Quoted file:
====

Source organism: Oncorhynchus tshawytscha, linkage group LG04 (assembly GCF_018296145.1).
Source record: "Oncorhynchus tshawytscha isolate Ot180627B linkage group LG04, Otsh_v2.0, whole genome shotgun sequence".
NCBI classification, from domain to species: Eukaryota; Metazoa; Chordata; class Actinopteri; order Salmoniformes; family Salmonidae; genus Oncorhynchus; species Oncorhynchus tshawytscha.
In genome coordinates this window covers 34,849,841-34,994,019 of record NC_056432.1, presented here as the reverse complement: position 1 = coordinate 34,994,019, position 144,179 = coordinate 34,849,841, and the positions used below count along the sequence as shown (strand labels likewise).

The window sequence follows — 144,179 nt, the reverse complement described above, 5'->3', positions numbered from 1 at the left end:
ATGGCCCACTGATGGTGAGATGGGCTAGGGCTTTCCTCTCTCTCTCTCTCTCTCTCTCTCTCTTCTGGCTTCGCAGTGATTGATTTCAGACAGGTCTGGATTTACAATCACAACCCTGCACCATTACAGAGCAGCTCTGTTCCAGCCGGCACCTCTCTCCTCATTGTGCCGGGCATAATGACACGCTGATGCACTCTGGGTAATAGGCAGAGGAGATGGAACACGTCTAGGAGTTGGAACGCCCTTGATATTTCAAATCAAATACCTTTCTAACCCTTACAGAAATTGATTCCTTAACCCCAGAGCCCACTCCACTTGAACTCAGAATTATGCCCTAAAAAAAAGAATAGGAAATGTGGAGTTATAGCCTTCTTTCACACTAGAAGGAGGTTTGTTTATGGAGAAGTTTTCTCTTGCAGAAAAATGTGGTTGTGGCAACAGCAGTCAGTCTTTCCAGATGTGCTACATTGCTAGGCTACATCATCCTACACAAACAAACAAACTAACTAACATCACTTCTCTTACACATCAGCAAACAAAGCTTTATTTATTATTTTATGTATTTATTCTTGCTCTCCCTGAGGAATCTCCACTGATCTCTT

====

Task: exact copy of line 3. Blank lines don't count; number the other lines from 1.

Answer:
NCBI classification, from domain to species: Eukaryota; Metazoa; Chordata; class Actinopteri; order Salmoniformes; family Salmonidae; genus Oncorhynchus; species Oncorhynchus tshawytscha.